What is power really?
Most of us learn that power comes from the use of force or the accumulation of resources. According to Merriam Webster, power can be grouped into 3 main categories:
a: physical might
b: mental or moral efficacy
c: political control or influenceThe first is the use of force, the second is persuasion, and the third is control. All are mostly about having power over others. These powers usually use fear as a motivating force.
Fear Is Not The Best Source Of Power
Karla McLaren, an expert on emotions, writes about fear:
…Fear helps you orient you to change, novelty, or possible physical hazards. Fear focuses on the present moment and your immediate surroundings…Without your fear, you’re unaware, unintuitive, disoriented, and unsafe…
Fear definitely has its place in our lives when we connect with it in the way it was intended to support us. However, when fear becomes the basis of power over others, the fear has to be maintained in order to maintain control.
That is NOT the purpose of fear..
Joy Can Bring A Different And Lost Power.
When we are in emergencies as a kind of normal, we have to consume a lot of resources to deal with them. If this is as constant, then you are vulnerable most if not all of the time, which does not feel good.
It is worth considering what life would be like if we had a different way of living. A path anchored in joy offers you that opportunity. To have joy, you need to be out of constant emergencies. You need to feel some comfort and contentment about your ability to meet basic needs and to work with others to create and maintain a solid foundation for living.
Joy, therefore, brings a lost power to our world: Staying power.
Why Staying Power Is The Most Important Power
Staying power gives you choice. It is foundational for self-determination. It provides the freedom to be yourself and express yourself
Right now, when we are fortunate, we can express our voices and choices through the ballot box. We vote about politics and through our purchases and other choices. That is all goodness except that our ability to survive is undermined by living costs that make it difficult, if not impossible, to make the choices we would most prefer.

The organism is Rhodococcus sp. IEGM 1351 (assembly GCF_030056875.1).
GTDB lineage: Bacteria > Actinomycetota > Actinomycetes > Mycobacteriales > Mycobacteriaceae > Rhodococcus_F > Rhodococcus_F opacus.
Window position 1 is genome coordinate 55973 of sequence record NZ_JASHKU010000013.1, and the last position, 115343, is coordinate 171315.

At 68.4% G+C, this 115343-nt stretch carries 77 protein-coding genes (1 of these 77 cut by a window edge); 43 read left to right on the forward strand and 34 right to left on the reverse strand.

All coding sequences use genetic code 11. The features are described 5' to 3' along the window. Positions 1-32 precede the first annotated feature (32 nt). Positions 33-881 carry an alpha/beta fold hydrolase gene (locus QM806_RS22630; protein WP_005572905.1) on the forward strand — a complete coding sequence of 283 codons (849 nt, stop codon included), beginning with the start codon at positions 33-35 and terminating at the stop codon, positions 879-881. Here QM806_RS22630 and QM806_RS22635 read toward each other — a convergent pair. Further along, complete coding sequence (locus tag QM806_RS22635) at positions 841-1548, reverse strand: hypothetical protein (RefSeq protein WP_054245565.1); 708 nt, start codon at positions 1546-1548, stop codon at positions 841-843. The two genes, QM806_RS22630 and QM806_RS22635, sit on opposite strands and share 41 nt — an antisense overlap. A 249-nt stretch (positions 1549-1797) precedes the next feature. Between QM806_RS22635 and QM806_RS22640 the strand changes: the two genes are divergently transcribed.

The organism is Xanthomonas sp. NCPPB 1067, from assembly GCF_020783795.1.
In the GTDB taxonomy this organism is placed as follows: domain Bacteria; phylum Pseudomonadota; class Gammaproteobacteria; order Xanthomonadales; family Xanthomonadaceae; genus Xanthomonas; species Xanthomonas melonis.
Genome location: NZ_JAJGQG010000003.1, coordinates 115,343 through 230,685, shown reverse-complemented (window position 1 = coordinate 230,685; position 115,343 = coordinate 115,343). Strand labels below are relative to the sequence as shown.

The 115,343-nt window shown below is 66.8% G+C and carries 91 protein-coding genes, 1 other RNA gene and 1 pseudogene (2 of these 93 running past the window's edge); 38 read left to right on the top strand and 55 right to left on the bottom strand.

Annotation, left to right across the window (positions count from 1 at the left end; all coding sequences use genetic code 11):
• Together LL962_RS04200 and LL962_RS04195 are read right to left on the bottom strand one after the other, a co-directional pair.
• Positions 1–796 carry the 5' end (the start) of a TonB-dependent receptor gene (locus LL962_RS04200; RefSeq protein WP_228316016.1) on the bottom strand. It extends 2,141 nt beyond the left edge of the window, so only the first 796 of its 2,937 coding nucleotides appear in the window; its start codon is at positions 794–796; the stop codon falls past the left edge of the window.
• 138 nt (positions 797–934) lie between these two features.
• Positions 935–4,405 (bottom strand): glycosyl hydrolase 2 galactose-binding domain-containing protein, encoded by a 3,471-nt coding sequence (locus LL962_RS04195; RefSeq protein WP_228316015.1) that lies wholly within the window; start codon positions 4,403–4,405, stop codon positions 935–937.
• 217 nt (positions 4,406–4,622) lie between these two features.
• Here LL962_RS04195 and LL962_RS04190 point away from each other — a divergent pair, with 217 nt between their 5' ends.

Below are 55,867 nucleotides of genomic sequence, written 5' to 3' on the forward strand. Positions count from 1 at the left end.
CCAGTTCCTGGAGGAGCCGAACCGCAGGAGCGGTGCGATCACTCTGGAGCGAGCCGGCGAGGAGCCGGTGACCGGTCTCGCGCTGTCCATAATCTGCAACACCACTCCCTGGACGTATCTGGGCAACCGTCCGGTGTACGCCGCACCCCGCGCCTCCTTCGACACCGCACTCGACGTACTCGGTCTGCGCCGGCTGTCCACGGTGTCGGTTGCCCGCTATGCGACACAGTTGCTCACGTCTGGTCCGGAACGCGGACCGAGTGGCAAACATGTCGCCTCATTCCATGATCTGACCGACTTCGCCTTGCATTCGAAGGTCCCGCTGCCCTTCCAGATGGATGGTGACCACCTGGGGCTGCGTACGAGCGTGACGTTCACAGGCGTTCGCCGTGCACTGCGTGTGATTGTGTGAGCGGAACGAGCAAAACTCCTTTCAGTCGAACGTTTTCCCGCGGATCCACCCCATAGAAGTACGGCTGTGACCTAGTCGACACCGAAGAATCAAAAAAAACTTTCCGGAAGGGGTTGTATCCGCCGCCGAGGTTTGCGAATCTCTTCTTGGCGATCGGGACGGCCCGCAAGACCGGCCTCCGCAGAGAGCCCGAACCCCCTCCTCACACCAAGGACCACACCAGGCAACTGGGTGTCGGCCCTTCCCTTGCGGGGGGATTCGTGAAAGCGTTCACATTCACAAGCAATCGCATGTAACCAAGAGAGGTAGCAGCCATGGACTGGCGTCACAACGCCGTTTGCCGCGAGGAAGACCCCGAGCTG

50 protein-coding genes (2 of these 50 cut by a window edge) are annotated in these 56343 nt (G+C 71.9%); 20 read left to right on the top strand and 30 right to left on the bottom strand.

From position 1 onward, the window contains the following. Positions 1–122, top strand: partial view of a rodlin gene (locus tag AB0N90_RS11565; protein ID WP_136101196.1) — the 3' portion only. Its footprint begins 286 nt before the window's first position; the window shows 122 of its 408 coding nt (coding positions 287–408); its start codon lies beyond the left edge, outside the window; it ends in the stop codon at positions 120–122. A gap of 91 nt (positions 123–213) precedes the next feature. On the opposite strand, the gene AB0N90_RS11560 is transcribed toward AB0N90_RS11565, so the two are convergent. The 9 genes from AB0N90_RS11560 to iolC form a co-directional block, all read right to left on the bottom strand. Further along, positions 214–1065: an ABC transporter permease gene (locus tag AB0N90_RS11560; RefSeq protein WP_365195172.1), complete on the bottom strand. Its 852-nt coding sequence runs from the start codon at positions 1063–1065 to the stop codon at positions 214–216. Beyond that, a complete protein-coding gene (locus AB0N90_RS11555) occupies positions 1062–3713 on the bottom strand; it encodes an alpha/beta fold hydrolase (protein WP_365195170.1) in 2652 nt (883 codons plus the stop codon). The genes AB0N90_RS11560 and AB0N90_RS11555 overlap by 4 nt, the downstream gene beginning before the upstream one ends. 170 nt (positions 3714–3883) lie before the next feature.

So, on the one hand, we are fortunate to be able to vote, but unfortunate because we live in a system that keeps the fear for our survival uppermost as a priority, It is worth asking whether this is the best we can do. Is this approach creating joy? Most people would say no, or perhaps some of the time.
To have real sustainable joy, you have to have solid foundations that support that quality of life. Foundations may not be glamorous or exciting, except when they provide you with choices about your life that you had not been able to consider.
Some of the most important questions you can ask yourself about your staying power are:
Question #1: What crises and emergencies are a constant in my life, how are they negatively impacting me, and how might I change the situation?
Question #2: What in my life is consuming a lot more resources than providing value to my life?
Question #3: What supports do I need that I do not have in my life so I can live in a joy-creating way? Do I have staying power?
To many people, rethinking how they spend their time and resources can feel like they are shirking or being unkind. What is really unkind is to use the time and energy of people in never-ending crises so they cannot enjoy their lives.
You deserve that consideration.